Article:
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Hi

Let [itex] D [/itex] be an

Apply the representating matrix of [itex] D [/itex] to a basis vector [itex] S [/itex], get a new vector and multiply this by dot product to your basis vector. Than you got a scalar function.

Now integrate this function over a symmetric region, for example the n-dimensional unit-sphere or a n-dimensional Cube or something other symmetric.

[itex] \int SDS ~ \mathrm{d} \Omega [/itex]

This integral vanish!

[itex] \int SDS ~ \mathrm{d} \Omega = 0[/itex]

My question:

Trace is for me like an average of something. The symmetric integration vanish also, like the trace.

Is there a link between trace zero and the vanishing integral? What is the math behind this.

If you wish one example. A part of a dipole-dipole coupling Hamiltonian in spectroscopy is given by [itex] H_{DD} = SDS [/itex], with the anisotropic zero field splitting tensor [itex] D[/itex] and spin [itex] S [/itex].

Greetings

Let [itex] D [/itex] be an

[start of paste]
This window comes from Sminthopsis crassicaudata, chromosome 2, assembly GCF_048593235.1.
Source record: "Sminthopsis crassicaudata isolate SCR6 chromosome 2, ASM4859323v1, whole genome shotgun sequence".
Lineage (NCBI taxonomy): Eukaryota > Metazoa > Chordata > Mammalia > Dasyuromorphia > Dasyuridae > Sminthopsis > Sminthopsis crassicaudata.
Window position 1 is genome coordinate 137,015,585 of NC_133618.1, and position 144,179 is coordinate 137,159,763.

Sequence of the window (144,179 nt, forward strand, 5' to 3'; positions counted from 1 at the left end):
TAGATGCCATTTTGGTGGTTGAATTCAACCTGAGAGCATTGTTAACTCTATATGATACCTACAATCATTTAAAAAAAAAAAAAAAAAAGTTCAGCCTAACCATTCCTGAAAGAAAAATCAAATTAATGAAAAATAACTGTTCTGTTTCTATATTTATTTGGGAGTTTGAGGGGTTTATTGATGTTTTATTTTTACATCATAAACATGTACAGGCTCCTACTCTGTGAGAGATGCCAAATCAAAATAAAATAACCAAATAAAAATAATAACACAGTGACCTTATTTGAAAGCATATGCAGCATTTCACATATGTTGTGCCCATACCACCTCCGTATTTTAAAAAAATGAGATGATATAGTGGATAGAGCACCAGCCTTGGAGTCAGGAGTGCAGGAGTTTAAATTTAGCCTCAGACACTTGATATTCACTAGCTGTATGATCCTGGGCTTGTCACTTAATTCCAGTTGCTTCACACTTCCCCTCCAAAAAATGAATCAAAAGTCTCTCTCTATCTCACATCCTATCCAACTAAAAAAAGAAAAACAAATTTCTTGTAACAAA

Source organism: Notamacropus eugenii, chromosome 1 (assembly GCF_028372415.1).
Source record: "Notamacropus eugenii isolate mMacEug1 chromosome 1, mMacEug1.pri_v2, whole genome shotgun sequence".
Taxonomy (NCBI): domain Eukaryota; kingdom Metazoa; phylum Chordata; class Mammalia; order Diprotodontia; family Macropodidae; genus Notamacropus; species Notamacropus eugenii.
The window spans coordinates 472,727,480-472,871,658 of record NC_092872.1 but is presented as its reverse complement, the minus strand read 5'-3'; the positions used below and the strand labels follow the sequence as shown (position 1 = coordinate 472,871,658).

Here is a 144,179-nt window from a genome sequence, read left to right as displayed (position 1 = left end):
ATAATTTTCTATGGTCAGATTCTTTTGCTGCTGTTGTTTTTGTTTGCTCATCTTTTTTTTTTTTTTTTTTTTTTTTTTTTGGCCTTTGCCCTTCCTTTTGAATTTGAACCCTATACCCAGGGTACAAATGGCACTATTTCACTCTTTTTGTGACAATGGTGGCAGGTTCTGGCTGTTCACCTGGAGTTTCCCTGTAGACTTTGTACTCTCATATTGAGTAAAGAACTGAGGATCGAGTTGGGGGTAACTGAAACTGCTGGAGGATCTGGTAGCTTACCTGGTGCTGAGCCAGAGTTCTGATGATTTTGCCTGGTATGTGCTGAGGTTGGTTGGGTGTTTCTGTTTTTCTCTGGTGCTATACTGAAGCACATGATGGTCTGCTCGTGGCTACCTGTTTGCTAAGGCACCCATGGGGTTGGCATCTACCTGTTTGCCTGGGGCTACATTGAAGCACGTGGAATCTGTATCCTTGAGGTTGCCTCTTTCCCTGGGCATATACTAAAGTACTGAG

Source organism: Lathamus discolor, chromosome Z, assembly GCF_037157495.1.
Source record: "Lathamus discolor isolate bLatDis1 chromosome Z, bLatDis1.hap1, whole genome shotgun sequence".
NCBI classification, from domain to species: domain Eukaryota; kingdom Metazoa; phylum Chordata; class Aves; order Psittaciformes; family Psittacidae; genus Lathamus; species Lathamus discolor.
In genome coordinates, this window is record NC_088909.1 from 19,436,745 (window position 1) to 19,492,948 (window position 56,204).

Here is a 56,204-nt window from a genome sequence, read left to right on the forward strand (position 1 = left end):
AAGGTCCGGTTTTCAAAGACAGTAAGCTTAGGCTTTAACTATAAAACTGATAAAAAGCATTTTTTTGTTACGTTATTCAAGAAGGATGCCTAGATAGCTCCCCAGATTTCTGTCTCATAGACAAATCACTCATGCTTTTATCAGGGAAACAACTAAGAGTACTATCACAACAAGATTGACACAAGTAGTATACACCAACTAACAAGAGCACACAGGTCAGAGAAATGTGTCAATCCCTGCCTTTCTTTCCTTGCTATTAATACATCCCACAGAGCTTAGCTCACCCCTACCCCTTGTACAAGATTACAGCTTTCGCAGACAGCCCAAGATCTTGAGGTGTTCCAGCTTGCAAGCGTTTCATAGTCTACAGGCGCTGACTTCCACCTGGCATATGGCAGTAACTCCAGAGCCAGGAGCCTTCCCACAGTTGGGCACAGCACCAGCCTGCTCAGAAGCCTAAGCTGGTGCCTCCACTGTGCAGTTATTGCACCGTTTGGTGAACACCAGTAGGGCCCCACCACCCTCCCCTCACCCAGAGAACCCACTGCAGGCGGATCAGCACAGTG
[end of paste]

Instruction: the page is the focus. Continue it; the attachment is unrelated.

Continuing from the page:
__an__isotropic tensor. This means especially, that [itex] D [/itex] is traceless. [itex] \mathrm{tr}(D) = 0 [/itex]Apply the representating matrix of [itex] D [/itex] to a basis vector [itex] S [/itex], get a new vector and multiply this by dot product to your basis vector. Than you got a scalar function.

Now integrate this function over a symmetric region, for example the n-dimensional unit-sphere or a n-dimensional Cube or something other symmetric.

[itex] \int SDS ~ \mathrm{d} \Omega [/itex]

This integral vanish!

[itex] \int SDS ~ \mathrm{d} \Omega = 0[/itex]

My question:

Trace is for me like an average of something. The symmetric integration vanish also, like the trace.

Is there a link between trace zero and the vanishing integral? What is the math behind this.

If you wish one example. A part of a dipole-dipole coupling Hamiltonian in spectroscopy is given by [itex] H_{DD} = SDS [/itex], with the anisotropic zero field splitting tensor [itex] D[/itex] and spin [itex] S [/itex].

Greetings

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